From Blacktop To The Cooler: The Story of Hobart Hockey

Getting to the Frozen Four in Lake Placid may be a new sensation for many members of the Hobart Statesmen, but for the seven seniors on this team it provides the opportunity to learn from the past. The Statesmen will be looking to improve upon their National Semifinal loss to St. Norbert in 2006.

Building on lessons learned might be the best way to describe how Hobart College hockey has conducted business since 1970. While this recent run of great success out of Geneva may give some players and fans a skewed view of where the program has come from and how hard things have been – the story runs a lot deeper than most fans even across Division III might understand.

Larry Carle was a center for perpetual bottom dweller Hobart College in the Finger Lakes Collegiate Hockey League in the early 1970s. In his junior season in 1972-1973 he was co-captain of the Statesmen in what you might call the lean years, and his views on this year’s Statesmen fill him with reverence and a lot of pride for where the program has come from.

“This program for how far it has come, it’s a miracle,” said Carle.

During his time at Hobart, the Statesmen icers earned a 10-39-1 record and given their situation in Geneva, it’s pretty amazing they did that well.

“We were really a self-supported program back then. We did fund raisers to make some money so we could try to build a practice rink at the very least, and we made about $6,000 and built a blacktop rink right on campus outdoors. It was beautiful and it was great except that it didn’t work. Every time the sun came out and hit the blacktop under the ice, it would melt.”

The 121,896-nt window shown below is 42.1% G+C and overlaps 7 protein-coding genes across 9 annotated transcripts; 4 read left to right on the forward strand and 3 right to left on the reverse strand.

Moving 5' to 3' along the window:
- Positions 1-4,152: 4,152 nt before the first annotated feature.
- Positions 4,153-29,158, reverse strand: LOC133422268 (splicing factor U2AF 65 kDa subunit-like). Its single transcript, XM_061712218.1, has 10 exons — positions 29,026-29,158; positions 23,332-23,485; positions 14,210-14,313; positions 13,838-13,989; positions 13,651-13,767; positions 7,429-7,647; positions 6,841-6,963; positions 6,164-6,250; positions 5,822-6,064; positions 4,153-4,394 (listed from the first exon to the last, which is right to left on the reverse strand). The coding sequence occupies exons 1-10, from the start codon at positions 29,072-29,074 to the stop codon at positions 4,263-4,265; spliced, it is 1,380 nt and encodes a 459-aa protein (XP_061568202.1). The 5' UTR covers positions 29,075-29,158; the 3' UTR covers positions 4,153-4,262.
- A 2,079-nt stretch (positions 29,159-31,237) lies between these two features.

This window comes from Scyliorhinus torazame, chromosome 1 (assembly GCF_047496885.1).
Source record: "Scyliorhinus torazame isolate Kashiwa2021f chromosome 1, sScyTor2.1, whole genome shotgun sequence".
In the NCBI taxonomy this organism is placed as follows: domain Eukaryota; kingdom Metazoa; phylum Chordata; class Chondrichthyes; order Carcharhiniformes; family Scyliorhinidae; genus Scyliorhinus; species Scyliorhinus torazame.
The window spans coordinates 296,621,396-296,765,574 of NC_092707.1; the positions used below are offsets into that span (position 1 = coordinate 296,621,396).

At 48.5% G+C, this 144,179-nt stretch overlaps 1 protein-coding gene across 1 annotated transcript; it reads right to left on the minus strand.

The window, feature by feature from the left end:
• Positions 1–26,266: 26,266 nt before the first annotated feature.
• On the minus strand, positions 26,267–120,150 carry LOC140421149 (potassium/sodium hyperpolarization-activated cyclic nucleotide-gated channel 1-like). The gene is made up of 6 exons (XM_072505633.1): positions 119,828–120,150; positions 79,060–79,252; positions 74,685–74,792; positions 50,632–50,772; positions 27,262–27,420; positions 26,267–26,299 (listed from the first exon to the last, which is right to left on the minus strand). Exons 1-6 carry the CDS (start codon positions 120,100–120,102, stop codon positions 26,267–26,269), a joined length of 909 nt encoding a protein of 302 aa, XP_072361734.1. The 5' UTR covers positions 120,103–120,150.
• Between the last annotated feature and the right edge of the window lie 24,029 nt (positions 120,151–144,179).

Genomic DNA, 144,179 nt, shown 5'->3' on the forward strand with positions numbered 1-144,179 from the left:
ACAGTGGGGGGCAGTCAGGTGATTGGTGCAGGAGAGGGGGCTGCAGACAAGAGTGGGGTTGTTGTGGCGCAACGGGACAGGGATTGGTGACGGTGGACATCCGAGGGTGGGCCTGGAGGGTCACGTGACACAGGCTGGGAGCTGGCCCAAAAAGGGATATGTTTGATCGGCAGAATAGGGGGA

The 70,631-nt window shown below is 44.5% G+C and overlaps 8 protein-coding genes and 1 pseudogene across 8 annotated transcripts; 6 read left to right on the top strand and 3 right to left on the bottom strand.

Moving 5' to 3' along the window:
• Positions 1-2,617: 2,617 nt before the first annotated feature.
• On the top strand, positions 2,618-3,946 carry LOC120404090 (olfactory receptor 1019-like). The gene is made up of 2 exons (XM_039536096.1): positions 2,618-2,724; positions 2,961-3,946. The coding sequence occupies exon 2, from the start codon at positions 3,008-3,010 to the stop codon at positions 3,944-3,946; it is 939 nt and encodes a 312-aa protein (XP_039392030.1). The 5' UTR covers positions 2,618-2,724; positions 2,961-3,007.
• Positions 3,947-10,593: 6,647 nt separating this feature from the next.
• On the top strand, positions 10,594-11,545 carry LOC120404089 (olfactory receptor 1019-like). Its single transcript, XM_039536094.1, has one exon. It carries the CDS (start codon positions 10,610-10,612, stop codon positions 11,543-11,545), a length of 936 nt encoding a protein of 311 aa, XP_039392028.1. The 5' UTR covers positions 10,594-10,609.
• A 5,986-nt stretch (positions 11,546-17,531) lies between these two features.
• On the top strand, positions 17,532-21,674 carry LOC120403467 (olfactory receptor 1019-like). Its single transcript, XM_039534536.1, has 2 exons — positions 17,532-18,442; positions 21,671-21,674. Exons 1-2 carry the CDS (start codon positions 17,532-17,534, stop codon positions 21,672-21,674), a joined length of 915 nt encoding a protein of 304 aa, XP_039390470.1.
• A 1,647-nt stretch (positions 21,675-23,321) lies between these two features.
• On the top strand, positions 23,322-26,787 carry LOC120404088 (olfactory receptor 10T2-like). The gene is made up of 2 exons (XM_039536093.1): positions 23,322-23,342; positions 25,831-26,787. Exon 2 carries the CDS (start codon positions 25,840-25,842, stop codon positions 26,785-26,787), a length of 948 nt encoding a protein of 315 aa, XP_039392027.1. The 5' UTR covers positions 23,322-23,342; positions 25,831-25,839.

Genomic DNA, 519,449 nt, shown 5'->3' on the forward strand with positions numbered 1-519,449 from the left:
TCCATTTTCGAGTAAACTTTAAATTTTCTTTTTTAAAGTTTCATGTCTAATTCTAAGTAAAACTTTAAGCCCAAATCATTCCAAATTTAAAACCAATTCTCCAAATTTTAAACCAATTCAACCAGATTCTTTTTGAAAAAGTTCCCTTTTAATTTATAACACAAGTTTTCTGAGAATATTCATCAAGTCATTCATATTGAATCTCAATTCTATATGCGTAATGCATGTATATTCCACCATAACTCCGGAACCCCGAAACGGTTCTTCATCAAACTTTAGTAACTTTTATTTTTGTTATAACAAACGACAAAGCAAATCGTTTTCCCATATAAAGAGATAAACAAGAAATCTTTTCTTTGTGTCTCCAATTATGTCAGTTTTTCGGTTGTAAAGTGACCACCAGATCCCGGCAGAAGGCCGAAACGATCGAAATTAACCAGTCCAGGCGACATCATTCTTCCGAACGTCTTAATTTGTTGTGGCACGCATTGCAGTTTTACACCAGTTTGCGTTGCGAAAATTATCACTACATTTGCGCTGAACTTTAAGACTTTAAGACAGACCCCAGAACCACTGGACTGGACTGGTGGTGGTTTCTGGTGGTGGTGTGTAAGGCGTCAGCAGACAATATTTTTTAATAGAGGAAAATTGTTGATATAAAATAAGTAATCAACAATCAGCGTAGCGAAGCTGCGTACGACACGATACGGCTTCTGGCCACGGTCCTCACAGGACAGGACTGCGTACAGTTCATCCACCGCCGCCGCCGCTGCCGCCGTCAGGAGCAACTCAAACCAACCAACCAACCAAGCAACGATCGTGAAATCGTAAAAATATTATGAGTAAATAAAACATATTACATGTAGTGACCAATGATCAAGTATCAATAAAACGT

Suddenly playing at Geneva Recreation Center (aka: The Cooler) doesn’t seem quite so uncomfortable, but it was thanks to guys like Larry Carle that “The Cooler” was even built.

“We all did our best to work with the town of Geneva to help get a rink built at the end of the lake and it was always rumored it would happen but it wasn’t until we were gone. We all did our part to help build the program and get the school administration to focus on us even a little bit.”

Carle gives all the credit to guys like Charlie Boswell, a Hobart College admissions staffer, who helped found the hockey program and to the team’s volunteer (read: unpaid) coach Joe Bascom for getting things started.

“These guys took the time out to help start something and didn’t get money or real credit for doing it. They were pretty lean years back then. We had to fight to get ice time at all during the week and when we played against R.I.T. and Oswego it really showed. Those guys would always beat us.”

Along with hockey, Carle also played football and baseball for the college. Fighting to keep the hockey program alive was a big deal for him, especially once Title IX was put into action and saw baseball get cut to help the women’s programs at partnering William Smith College get started.

“Hockey was something we really stressed to the administration, especially with all the effort us guys were putting into it, it really meant a lot to us and I think the administration saw that and appreciated what we were doing,” Carle said.

Carle checks out the current Statesmen team whenever he can these days. Working as the head football coach at Newport High School in New Hampshire, the trips don’t happen so often, but with Hobart in such a big game it was a no-brainer for him to come out to Amherst, Massachusetts to see the quarterfinals win against Amherst College.